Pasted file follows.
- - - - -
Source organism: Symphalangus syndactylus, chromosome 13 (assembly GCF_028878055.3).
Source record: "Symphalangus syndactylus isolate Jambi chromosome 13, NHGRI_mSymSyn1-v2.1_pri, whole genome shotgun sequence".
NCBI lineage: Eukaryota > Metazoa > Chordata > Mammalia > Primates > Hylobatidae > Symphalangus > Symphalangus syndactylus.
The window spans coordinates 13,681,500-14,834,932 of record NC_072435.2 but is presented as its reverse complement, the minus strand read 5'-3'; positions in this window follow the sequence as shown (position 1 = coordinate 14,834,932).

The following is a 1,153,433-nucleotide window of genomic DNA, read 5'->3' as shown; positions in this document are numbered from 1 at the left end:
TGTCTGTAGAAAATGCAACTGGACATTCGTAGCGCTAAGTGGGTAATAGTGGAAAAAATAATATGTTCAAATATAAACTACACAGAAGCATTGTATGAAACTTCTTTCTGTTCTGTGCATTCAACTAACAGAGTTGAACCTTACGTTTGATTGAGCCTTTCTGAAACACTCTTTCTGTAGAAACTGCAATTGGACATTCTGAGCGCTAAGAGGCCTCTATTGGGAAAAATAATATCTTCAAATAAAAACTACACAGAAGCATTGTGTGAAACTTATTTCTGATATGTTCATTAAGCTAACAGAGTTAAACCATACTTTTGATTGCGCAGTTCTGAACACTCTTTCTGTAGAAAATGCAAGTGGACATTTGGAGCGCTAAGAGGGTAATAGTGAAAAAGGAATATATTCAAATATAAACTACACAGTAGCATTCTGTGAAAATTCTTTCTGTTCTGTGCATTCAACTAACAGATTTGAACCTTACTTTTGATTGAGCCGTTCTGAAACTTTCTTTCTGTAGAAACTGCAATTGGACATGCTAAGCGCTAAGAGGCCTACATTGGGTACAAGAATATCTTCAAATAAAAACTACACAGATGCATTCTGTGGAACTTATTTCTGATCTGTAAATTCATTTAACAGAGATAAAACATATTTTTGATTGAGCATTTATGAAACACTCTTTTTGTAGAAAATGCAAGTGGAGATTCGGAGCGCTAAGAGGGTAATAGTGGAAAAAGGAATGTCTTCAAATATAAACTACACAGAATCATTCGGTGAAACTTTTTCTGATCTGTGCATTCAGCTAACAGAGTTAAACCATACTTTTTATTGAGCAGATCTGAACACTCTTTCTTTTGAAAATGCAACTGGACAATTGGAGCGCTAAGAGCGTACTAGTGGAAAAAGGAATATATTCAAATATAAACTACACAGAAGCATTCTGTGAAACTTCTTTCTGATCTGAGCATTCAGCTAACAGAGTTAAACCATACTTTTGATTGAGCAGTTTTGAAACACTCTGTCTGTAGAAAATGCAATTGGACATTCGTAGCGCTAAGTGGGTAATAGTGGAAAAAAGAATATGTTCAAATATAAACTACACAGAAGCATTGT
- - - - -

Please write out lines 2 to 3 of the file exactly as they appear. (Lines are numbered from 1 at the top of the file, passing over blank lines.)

Source record: "Symphalangus syndactylus isolate Jambi chromosome 13, NHGRI_mSymSyn1-v2.1_pri, whole genome shotgun sequence".
NCBI lineage: Eukaryota > Metazoa > Chordata > Mammalia > Primates > Hylobatidae > Symphalangus > Symphalangus syndactylus.